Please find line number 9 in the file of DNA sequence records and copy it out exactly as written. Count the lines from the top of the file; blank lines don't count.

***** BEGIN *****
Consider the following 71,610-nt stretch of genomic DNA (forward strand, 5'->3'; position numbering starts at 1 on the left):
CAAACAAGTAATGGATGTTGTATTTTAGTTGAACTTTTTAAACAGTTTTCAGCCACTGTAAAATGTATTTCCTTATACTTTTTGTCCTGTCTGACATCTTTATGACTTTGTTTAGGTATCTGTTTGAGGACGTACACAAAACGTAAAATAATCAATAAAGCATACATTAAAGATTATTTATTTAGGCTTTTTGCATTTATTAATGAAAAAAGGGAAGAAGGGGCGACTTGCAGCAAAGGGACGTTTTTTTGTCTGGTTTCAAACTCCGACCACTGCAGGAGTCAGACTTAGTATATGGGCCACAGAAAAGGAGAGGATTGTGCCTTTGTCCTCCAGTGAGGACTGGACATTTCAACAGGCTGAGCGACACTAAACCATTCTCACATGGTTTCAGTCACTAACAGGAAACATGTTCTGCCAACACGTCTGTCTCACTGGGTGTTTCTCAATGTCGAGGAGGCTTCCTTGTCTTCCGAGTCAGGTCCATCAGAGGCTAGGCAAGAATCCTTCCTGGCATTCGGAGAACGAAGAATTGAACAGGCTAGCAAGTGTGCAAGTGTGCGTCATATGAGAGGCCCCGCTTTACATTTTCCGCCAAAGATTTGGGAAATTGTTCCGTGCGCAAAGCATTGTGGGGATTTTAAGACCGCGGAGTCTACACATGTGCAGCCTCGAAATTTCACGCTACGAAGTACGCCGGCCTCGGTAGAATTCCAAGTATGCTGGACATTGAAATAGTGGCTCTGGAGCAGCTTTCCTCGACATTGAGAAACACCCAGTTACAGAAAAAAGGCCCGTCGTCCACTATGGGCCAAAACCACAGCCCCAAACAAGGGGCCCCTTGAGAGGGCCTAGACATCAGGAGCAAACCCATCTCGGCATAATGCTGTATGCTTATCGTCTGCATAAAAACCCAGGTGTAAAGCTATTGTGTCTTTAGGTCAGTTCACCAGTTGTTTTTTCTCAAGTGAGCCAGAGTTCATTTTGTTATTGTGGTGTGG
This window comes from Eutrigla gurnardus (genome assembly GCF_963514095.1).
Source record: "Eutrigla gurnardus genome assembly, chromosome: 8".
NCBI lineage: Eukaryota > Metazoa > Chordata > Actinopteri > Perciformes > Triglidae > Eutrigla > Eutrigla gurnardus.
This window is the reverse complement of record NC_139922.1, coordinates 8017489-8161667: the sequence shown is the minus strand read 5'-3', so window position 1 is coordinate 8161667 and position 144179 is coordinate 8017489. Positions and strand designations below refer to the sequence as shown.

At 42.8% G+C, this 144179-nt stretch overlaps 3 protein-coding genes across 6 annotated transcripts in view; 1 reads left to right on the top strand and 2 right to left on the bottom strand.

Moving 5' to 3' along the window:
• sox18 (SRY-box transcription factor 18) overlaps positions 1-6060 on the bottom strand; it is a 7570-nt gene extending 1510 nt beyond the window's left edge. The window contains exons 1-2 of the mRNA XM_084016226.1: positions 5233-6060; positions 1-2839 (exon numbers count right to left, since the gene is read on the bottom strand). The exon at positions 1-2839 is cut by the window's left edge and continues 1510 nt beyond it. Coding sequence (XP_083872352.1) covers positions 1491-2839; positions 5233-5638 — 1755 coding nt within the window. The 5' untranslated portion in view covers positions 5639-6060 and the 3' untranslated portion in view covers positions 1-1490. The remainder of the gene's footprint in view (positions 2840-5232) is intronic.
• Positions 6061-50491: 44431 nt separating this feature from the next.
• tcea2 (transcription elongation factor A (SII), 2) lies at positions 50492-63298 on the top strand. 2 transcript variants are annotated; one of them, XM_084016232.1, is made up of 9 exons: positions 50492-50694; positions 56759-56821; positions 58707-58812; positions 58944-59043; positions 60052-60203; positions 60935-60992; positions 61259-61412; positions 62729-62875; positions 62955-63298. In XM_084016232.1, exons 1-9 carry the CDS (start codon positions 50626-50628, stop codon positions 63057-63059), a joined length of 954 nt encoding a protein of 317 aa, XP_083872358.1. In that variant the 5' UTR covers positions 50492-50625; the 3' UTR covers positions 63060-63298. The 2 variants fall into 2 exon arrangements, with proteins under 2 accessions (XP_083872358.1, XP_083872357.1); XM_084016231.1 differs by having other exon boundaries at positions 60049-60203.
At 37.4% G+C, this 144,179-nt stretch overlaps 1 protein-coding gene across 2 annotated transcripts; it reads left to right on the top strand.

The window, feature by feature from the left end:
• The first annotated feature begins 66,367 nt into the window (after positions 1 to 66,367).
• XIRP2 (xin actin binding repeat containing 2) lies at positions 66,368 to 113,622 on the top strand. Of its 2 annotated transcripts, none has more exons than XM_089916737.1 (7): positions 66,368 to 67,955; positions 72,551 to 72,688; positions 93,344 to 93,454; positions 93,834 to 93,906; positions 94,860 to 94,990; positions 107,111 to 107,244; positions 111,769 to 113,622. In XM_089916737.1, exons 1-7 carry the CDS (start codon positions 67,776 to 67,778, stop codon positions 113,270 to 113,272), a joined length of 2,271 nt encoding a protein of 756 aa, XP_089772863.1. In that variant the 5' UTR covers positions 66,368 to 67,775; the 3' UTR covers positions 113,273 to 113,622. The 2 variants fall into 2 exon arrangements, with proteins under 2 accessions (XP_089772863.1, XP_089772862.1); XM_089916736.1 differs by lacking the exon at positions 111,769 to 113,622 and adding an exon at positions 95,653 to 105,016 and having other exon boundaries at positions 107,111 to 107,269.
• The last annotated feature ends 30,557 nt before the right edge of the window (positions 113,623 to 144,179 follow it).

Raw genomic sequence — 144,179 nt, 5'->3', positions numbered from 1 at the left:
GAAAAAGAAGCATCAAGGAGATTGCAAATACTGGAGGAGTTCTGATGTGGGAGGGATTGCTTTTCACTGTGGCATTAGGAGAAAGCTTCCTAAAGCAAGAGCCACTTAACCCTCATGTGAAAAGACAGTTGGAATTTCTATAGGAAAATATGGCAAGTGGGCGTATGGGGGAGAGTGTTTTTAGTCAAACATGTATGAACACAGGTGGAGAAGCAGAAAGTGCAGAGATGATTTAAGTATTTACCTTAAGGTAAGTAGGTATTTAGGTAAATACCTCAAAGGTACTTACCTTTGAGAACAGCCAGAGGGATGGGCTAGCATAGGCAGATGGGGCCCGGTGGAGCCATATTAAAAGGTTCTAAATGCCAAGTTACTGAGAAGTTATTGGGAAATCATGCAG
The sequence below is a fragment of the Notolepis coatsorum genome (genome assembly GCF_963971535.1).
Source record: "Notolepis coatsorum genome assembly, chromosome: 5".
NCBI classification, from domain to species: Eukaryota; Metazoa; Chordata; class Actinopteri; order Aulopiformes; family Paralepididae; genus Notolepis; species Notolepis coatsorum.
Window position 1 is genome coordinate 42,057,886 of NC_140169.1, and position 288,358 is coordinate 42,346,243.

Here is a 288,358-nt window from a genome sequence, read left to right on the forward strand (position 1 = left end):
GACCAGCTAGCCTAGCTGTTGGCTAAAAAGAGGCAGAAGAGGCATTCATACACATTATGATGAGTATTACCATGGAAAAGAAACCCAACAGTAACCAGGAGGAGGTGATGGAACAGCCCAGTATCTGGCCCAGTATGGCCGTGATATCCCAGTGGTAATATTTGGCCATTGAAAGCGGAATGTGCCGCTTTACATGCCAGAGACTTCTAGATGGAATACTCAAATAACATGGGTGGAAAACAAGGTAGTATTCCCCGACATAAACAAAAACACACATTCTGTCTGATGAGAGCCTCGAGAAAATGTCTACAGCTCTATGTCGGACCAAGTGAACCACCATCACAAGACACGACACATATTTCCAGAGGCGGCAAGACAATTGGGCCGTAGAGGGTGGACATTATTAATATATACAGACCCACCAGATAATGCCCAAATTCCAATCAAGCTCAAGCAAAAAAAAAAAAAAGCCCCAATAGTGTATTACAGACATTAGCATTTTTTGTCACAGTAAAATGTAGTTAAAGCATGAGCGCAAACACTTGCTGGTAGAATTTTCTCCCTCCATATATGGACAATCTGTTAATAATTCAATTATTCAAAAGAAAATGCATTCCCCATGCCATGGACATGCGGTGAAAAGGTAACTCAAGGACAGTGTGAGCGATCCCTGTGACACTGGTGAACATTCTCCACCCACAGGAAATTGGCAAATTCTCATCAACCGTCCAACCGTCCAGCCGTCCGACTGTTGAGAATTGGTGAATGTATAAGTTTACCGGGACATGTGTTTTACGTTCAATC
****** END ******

• sox18 (SRY-box transcription factor 18) overlaps positions 1-6060 on the bottom strand; it is a 7570-nt gene extending 1510 nt beyond the window's left edge. The window contains exons 1-2 of the mRNA XM_084016226.1: positions 5233-6060; positions 1-2839 (exon numbers count right to left, since the gene is read on the bottom strand). The exon at positions 1-2839 is cut by the window's left edge and continues 1510 nt beyond it. Coding sequence (XP_083872352.1) covers positions 1491-2839; positions 5233-5638 — 1755 coding nt within the window. The 5' untranslated portion in view covers positions 5639-6060 and the 3' untranslated portion in view covers positions 1-1490. The remainder of the gene's footprint in view (positions 2840-5232) is intronic.